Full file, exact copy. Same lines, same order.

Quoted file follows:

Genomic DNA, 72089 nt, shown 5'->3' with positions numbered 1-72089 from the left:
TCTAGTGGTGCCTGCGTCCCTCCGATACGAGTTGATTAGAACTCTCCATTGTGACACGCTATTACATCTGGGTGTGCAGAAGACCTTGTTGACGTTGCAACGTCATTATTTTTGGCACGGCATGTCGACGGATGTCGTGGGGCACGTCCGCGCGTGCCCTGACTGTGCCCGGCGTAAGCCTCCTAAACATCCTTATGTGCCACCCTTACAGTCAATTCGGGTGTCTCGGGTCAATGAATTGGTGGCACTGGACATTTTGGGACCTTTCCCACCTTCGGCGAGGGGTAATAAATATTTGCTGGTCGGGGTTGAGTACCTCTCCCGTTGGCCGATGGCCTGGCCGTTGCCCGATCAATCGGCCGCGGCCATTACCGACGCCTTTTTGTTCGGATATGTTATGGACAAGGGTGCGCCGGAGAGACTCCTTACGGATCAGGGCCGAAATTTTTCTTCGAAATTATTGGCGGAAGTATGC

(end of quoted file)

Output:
Genomic DNA, 72089 nt, shown 5'->3' with positions numbered 1-72089 from the left:
TCTAGTGGTGCCTGCGTCCCTCCGATACGAGTTGATTAGAACTCTCCATTGTGACACGCTATTACATCTGGGTGTGCAGAAGACCTTGTTGACGTTGCAACGTCATTATTTTTGGCACGGCATGTCGACGGATGTCGTGGGGCACGTCCGCGCGTGCCCTGACTGTGCCCGGCGTAAGCCTCCTAAACATCCTTATGTGCCACCCTTACAGTCAATTCGGGTGTCTCGGGTCAATGAATTGGTGGCACTGGACATTTTGGGACCTTTCCCACCTTCGGCGAGGGGTAATAAATATTTGCTGGTCGGGGTTGAGTACCTCTCCCGTTGGCCGATGGCCTGGCCGTTGCCCGATCAATCGGCCGCGGCCATTACCGACGCCTTTTTGTTCGGATATGTTATGGACAAGGGTGCGCCGGAGAGACTCCTTACGGATCAGGGCCGAAATTTTTCTTCGAAATTATTGGCGGAAGTATGC